How do you feel right now? Just a five? Can we get you up to a six? How about a seven? Have you got that seven feeling yet?
Nene (Nneka Okoye) spends every day practically underwater. She’s eighteen and gaspingly agoraphobic, afraid, and anxious, but today her twinnie from childhood, Lea (Renee Bailey) has managed to lure her out of her house, away from safety. Lea checks in with Nene again and again, gently checking the level of okay she’s feeling, reassuring her that she hasn’t forgotten something important – and besides, they’re nearly there. They are going to have lunch out together.
It doesn’t go as simply as that, of course, as Luna (Aasiya Shah), a friend of Lea’s from the everyday degrading grind of her job at a very white publishing house, decides to crash this carefully planned-out occasion. Nene and Lea – and indeed Luna’s – adjusting to each other’s presence on what becomes a whole day’s mini sojourn together is intercut with scenes of Nene’s mother, Dee (Doreene Blackstock) waiting for her daughter at home.
Chinonyerem Odimba’s writing often dips toes into lyricism, which, while striking, can make the characters sound somewhat the same. It sits most comfortably in the mouth of Blackstock, whose scenes as Dee feel more elastic and naturally open to poetic language. Blackstock’s Dee is so frank, inviting us towards her and what she’s learnt about motherhood, almost beside herself with joy when remembering drawing with Nene. Odimba’s writing is sympathetic to a fault: she shows us lightly how part of how Nene has come to be herself is inherited, like the tendency towards nosebleeds she shares with her mother, while part is down to Dee’s own protective instinct.
And another part is due to trauma, not easily explained or demonstrated, and Odimba’s lightness of touch is well deployed in only hinting at the origin of Nene’s trauma. Luna and Lea have struggles of their own, though in such a slight play there isn’t the time to spare properly for the racist death by a thousand cuts Lea endures at work each day, hanging in there only in order to avoid disappointing her own mother’s expectations. Luna’s family – especially her mother’s – shame and disappointment at her identity as a lesbian is similarly dealt with. Both women’s problems are sharply depicted, but it’s as if the characters need to feel better about these situations sharpish too. The ending of the play also feels neater and more sudden than Odimba’s subtle characterisations up to this point should perhaps allow.
Okoye’s Nene is wide-eyed and tentative, consciously childlike herself at times, even as she worries about what she’s missing of her own young daughter’s life. How can she be a proper mother when she’s so debilitated, she asks herself. We hear something of this child only when with Dee, as a baby’s cry echoes over acoustic guitar in Duramaney Kamara’s burbling sound design. Amelia Jane Hankin’s set and Martha Godfrey’s lighting set the characters on a raised, long stage, with a winding crack around its entranceway, which lights blue like a river or red like the route of a map, or the blood which runs down Dee and Nene’s faces.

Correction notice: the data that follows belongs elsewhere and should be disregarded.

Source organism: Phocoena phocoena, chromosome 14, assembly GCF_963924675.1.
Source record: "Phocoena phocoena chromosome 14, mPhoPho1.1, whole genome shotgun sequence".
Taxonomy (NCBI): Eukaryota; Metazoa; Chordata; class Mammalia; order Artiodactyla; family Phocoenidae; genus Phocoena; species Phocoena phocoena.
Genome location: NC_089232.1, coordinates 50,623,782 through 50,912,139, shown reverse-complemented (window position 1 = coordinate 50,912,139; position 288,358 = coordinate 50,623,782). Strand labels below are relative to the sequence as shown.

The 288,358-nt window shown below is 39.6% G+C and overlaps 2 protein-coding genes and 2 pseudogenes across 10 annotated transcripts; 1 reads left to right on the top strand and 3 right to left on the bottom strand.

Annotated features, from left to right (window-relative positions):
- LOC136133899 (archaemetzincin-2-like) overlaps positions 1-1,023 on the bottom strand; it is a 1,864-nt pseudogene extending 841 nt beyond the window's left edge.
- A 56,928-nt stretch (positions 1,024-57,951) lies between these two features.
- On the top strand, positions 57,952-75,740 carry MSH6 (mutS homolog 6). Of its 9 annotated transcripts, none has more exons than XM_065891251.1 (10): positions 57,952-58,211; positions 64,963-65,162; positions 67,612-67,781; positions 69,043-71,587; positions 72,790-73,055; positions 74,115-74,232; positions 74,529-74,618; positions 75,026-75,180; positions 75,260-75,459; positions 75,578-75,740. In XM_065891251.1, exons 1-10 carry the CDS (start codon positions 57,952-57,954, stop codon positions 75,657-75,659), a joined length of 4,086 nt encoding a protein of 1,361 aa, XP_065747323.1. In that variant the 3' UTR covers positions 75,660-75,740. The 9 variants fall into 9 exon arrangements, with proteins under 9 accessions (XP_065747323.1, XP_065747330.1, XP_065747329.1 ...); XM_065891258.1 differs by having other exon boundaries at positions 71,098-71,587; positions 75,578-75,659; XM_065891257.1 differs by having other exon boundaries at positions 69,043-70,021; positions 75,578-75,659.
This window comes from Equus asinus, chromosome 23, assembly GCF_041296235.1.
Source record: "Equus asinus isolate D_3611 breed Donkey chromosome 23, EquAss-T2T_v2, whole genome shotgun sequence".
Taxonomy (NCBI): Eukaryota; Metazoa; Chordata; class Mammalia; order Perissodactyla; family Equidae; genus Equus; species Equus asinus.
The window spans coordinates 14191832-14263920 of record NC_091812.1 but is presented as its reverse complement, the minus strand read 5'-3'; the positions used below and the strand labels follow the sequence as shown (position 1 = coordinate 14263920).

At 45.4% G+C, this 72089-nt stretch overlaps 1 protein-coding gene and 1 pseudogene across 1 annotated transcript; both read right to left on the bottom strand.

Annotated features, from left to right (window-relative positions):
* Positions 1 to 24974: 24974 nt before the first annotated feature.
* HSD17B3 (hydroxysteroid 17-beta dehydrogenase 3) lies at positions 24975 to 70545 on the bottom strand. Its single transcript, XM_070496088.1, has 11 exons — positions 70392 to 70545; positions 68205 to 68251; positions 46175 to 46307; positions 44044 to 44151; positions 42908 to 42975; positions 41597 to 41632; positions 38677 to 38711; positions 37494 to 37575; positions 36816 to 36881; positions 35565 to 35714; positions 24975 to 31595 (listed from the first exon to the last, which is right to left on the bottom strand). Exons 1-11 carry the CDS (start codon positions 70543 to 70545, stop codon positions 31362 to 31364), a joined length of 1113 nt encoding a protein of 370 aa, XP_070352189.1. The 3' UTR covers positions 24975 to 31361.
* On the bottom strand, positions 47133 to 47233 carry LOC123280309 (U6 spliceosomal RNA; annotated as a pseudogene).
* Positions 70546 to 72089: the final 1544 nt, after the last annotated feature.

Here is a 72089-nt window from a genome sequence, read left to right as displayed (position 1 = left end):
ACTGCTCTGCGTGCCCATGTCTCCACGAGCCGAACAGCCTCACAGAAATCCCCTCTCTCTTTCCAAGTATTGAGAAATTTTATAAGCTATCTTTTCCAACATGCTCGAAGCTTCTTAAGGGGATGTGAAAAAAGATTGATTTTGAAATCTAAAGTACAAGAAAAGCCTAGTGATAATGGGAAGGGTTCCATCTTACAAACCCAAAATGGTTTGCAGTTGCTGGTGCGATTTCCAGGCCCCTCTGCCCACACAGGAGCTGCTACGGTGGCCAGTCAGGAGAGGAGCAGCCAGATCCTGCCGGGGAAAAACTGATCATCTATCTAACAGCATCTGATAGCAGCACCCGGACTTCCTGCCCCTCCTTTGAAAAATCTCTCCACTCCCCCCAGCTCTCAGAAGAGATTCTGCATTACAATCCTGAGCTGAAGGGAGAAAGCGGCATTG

Daniel Bailey’s production is likeable and comfortable, even if I find myself wishing we had more time to unfurl the imagery of mermaids (and with them power, and solidarity, and grace, especially as Black and Brown women) earlier in the play. I want to see and know more of Nene and Dee’s story specifically, and Luna and Lea’s arcs, while certainly akin to Nene’s, feel disparate from this end. The pattern of scene-shifting from the three to Dee and back again becomes so prompt as to feel a bit rote; it feels as if the play would benefit from being allowed to be a little weirder.
One of the best moments is when Nene actually joins Dee for a bout of reminiscing – she’s there, sort of, and they roll about the stage together, like when she was a kid. It’s unusual for me to immediately read the playtexts sometimes given to me when reviewing, but I did in this case. This rolling is expanded on in Odimba’s script at another point: Nene, Lea and Luna roll around together laughing on the café’s floor, like rivers themselves, and in the script, mermaids are first mentioned here. It’s one of a few changes I think this production suffers from making, ironing out some shimmering mess.
Despite a compassionate sensitivity to the quiet ways Black women, mothers, and those floundering against their own mental ill health suffer, Unknown Rivers feels a little like a hurried lap, when it’d much rather be a leisurely swim by moonlight, and through wild waters.
Unknown Rivers is on at Hampstead Theatre till 7th December. More info here.